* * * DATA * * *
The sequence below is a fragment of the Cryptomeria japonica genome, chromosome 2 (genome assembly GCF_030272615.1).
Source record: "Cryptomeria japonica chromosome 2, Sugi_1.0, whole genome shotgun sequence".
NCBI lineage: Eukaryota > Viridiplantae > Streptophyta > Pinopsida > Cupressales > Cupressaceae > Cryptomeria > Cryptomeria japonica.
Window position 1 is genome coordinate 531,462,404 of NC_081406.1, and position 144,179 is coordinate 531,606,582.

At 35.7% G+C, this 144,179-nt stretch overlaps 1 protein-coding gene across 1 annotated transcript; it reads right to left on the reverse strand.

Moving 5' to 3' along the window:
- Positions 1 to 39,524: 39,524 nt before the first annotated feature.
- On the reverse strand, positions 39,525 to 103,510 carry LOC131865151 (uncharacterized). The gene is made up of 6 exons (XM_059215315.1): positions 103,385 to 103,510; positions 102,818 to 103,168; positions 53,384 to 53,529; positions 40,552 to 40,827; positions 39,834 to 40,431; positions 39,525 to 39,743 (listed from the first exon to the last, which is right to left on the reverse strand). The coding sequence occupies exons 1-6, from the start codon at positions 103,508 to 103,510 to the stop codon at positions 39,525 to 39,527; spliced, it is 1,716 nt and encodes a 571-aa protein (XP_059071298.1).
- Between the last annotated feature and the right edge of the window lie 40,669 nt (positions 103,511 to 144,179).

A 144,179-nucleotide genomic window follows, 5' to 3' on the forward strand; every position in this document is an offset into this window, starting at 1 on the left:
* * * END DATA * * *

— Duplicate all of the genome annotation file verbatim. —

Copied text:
The sequence below is a fragment of the Cryptomeria japonica genome, chromosome 2 (genome assembly GCF_030272615.1).
Source record: "Cryptomeria japonica chromosome 2, Sugi_1.0, whole genome shotgun sequence".
NCBI lineage: Eukaryota > Viridiplantae > Streptophyta > Pinopsida > Cupressales > Cupressaceae > Cryptomeria > Cryptomeria japonica.
Window position 1 is genome coordinate 531,462,404 of NC_081406.1, and position 144,179 is coordinate 531,606,582.

At 35.7% G+C, this 144,179-nt stretch overlaps 1 protein-coding gene across 1 annotated transcript; it reads right to left on the reverse strand.

Moving 5' to 3' along the window:
- Positions 1 to 39,524: 39,524 nt before the first annotated feature.
- On the reverse strand, positions 39,525 to 103,510 carry LOC131865151 (uncharacterized). The gene is made up of 6 exons (XM_059215315.1): positions 103,385 to 103,510; positions 102,818 to 103,168; positions 53,384 to 53,529; positions 40,552 to 40,827; positions 39,834 to 40,431; positions 39,525 to 39,743 (listed from the first exon to the last, which is right to left on the reverse strand). The coding sequence occupies exons 1-6, from the start codon at positions 103,508 to 103,510 to the stop codon at positions 39,525 to 39,527; spliced, it is 1,716 nt and encodes a 571-aa protein (XP_059071298.1).
- Between the last annotated feature and the right edge of the window lie 40,669 nt (positions 103,511 to 144,179).

A 144,179-nucleotide genomic window follows, 5' to 3' on the forward strand; every position in this document is an offset into this window, starting at 1 on the left: